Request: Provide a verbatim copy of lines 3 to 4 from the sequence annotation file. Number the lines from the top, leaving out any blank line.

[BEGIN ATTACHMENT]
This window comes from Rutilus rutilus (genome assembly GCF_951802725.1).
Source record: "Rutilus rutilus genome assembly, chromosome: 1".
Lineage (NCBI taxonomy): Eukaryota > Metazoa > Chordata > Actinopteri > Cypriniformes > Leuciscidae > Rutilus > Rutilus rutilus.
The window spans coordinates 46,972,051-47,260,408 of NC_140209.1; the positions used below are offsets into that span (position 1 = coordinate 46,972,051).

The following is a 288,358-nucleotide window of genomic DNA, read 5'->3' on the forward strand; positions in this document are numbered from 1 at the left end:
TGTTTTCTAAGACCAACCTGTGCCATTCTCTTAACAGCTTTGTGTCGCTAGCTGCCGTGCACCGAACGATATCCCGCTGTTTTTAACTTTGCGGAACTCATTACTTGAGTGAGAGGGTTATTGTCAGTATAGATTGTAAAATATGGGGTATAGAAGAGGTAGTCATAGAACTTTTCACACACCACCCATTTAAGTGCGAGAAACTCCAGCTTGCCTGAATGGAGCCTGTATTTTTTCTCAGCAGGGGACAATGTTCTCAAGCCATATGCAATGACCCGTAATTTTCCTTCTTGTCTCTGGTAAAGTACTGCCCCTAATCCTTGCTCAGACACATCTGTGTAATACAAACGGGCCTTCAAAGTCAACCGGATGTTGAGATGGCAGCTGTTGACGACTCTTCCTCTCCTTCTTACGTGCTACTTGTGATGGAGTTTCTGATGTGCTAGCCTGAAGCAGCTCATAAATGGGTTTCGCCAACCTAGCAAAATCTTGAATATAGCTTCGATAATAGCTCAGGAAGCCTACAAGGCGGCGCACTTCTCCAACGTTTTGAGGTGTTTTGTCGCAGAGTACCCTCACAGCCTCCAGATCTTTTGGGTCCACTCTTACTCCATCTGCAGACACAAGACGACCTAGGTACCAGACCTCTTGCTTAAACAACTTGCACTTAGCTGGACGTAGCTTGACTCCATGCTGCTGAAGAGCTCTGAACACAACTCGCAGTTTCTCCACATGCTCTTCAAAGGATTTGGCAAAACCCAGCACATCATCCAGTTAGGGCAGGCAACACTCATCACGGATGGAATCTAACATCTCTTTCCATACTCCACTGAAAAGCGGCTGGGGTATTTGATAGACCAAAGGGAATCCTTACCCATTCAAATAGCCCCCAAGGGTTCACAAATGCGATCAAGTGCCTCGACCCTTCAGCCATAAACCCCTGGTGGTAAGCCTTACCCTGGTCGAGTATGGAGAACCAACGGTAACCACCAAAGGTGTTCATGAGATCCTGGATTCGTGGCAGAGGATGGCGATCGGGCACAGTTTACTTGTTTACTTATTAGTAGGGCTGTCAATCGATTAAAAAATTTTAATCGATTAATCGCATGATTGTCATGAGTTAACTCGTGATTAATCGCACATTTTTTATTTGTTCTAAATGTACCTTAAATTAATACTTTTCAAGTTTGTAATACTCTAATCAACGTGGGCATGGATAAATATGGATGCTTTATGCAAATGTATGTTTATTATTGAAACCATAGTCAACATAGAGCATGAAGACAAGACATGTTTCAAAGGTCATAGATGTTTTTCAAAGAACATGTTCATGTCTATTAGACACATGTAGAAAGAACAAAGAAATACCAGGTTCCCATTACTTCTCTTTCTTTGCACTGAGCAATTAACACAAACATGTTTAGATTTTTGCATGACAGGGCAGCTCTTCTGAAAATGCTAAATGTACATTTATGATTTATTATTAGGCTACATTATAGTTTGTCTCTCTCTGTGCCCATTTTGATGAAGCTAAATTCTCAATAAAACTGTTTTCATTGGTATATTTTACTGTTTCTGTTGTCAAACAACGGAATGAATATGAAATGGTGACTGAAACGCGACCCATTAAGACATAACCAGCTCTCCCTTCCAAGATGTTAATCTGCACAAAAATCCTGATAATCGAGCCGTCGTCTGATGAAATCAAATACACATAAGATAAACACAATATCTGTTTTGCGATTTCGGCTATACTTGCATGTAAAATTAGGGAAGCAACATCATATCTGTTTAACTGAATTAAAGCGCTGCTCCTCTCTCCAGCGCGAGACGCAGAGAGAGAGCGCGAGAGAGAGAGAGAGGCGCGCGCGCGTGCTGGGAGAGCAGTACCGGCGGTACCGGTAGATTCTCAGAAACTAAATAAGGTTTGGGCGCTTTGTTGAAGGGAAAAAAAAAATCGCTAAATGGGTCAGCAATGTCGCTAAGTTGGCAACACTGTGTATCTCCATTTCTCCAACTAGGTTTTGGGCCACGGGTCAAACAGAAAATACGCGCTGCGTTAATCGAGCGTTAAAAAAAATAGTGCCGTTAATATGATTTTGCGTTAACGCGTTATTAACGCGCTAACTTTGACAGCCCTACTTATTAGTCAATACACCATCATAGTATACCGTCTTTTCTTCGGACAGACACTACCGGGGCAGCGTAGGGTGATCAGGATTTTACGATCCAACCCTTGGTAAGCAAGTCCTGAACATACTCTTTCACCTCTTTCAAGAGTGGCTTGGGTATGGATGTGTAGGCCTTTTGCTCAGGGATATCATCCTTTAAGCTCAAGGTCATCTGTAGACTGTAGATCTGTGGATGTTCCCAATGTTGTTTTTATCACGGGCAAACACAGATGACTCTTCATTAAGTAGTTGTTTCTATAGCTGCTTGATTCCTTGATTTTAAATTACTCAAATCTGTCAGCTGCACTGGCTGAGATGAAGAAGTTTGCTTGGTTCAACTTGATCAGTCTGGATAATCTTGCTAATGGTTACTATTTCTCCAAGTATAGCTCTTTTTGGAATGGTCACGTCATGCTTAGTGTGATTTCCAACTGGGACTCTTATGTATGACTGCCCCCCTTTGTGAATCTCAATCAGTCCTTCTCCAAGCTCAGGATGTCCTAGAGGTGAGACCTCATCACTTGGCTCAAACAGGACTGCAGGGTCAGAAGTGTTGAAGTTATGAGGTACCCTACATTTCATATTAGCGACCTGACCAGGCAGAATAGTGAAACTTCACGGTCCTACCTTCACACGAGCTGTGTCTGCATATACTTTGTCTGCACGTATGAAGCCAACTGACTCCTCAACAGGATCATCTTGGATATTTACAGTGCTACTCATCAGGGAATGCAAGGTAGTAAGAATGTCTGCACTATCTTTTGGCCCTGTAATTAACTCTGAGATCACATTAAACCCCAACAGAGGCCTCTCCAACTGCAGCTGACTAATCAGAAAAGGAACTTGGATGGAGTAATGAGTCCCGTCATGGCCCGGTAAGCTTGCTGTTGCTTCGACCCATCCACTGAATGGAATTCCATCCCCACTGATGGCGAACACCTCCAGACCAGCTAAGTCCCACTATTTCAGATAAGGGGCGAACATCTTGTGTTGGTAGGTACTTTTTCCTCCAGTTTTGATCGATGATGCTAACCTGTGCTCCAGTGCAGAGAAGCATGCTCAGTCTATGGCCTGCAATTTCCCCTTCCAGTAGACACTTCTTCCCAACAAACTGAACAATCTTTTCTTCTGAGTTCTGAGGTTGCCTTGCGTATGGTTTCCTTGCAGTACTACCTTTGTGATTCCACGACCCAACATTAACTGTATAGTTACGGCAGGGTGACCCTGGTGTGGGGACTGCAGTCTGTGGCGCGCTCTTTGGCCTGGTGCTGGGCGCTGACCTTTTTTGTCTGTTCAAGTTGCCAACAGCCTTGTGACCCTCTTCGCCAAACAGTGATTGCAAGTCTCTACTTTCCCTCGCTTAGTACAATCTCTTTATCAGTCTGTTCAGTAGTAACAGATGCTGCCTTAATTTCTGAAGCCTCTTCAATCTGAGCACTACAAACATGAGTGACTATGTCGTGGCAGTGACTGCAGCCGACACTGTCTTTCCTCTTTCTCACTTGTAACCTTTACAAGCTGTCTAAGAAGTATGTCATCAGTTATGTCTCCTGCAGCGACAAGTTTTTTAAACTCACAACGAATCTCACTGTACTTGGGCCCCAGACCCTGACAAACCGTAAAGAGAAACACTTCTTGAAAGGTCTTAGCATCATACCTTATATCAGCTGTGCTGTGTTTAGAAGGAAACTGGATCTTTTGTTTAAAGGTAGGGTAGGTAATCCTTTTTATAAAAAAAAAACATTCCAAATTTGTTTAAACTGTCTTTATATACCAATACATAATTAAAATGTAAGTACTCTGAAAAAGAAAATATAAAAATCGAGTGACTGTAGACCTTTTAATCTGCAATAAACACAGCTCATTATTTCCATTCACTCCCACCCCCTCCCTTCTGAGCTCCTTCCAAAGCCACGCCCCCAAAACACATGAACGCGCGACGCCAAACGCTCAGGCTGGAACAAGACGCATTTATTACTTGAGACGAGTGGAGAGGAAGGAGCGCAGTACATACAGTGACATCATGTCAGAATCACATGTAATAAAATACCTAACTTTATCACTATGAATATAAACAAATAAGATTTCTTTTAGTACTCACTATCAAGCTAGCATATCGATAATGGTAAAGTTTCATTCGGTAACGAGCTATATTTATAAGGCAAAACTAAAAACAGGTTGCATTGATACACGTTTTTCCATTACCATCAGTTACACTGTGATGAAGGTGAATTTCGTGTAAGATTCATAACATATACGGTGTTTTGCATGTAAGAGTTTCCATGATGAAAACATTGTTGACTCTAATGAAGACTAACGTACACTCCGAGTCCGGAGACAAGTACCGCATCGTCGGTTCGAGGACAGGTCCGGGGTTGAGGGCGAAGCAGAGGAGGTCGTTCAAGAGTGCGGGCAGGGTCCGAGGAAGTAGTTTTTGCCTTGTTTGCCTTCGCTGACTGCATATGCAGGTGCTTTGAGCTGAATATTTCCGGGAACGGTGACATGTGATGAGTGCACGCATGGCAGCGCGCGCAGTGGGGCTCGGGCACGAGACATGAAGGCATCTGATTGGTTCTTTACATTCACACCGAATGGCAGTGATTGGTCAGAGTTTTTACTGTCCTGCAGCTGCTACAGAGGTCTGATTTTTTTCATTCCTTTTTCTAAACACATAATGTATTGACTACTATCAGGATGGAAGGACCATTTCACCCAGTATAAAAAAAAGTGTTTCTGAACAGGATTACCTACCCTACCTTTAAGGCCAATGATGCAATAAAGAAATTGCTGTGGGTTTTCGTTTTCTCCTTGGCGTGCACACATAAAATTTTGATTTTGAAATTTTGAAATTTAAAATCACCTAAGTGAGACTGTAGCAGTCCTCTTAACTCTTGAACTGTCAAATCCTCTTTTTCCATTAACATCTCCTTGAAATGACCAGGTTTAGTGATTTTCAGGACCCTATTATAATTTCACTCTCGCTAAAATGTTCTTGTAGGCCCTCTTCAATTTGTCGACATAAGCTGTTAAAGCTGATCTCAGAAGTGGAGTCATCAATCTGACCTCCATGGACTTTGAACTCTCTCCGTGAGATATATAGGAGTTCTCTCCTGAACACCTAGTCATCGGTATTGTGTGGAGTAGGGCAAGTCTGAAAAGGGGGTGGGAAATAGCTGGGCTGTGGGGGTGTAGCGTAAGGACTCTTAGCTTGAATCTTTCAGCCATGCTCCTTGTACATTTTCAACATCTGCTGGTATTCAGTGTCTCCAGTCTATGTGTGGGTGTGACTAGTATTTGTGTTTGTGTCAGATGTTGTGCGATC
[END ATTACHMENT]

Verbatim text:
Lineage (NCBI taxonomy): Eukaryota > Metazoa > Chordata > Actinopteri > Cypriniformes > Leuciscidae > Rutilus > Rutilus rutilus.
The window spans coordinates 46,972,051-47,260,408 of NC_140209.1; the positions used below are offsets into that span (position 1 = coordinate 46,972,051).